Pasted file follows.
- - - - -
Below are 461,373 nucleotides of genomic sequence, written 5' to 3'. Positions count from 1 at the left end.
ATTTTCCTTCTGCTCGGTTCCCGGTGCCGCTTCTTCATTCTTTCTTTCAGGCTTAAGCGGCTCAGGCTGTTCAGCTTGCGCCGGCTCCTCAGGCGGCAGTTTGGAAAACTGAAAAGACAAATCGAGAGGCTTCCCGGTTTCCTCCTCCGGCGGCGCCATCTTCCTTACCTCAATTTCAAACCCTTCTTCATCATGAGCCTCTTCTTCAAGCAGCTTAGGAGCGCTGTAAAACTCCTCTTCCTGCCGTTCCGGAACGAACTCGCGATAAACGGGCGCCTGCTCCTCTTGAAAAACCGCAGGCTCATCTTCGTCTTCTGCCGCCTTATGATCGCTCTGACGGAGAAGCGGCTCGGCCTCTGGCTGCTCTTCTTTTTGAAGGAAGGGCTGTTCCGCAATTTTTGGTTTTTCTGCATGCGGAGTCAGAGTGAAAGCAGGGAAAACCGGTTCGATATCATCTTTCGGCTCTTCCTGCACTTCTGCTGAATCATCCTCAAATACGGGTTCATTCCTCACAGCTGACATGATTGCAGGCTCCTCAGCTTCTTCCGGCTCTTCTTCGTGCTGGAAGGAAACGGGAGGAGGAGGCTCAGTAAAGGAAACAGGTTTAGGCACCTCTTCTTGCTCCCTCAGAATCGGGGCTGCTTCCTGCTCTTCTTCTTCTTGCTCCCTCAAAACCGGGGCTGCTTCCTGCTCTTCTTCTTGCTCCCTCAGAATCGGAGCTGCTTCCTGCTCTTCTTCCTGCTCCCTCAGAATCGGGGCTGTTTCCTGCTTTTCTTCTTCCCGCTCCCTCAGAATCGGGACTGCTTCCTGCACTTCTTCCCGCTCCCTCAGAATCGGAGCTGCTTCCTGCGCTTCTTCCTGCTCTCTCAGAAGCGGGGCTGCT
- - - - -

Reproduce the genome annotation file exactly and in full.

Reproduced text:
Below are 461,373 nucleotides of genomic sequence, written 5' to 3'. Positions count from 1 at the left end.
ATTTTCCTTCTGCTCGGTTCCCGGTGCCGCTTCTTCATTCTTTCTTTCAGGCTTAAGCGGCTCAGGCTGTTCAGCTTGCGCCGGCTCCTCAGGCGGCAGTTTGGAAAACTGAAAAGACAAATCGAGAGGCTTCCCGGTTTCCTCCTCCGGCGGCGCCATCTTCCTTACCTCAATTTCAAACCCTTCTTCATCATGAGCCTCTTCTTCAAGCAGCTTAGGAGCGCTGTAAAACTCCTCTTCCTGCCGTTCCGGAACGAACTCGCGATAAACGGGCGCCTGCTCCTCTTGAAAAACCGCAGGCTCATCTTCGTCTTCTGCCGCCTTATGATCGCTCTGACGGAGAAGCGGCTCGGCCTCTGGCTGCTCTTCTTTTTGAAGGAAGGGCTGTTCCGCAATTTTTGGTTTTTCTGCATGCGGAGTCAGAGTGAAAGCAGGGAAAACCGGTTCGATATCATCTTTCGGCTCTTCCTGCACTTCTGCTGAATCATCCTCAAATACGGGTTCATTCCTCACAGCTGACATGATTGCAGGCTCCTCAGCTTCTTCCGGCTCTTCTTCGTGCTGGAAGGAAACGGGAGGAGGAGGCTCAGTAAAGGAAACAGGTTTAGGCACCTCTTCTTGCTCCCTCAGAATCGGGGCTGCTTCCTGCTCTTCTTCTTCTTGCTCCCTCAAAACCGGGGCTGCTTCCTGCTCTTCTTCTTGCTCCCTCAGAATCGGAGCTGCTTCCTGCTCTTCTTCCTGCTCCCTCAGAATCGGGGCTGTTTCCTGCTTTTCTTCTTCCCGCTCCCTCAGAATCGGGACTGCTTCCTGCACTTCTTCCCGCTCCCTCAGAATCGGAGCTGCTTCCTGCGCTTCTTCCTGCTCTCTCAGAAGCGGGGCTGCT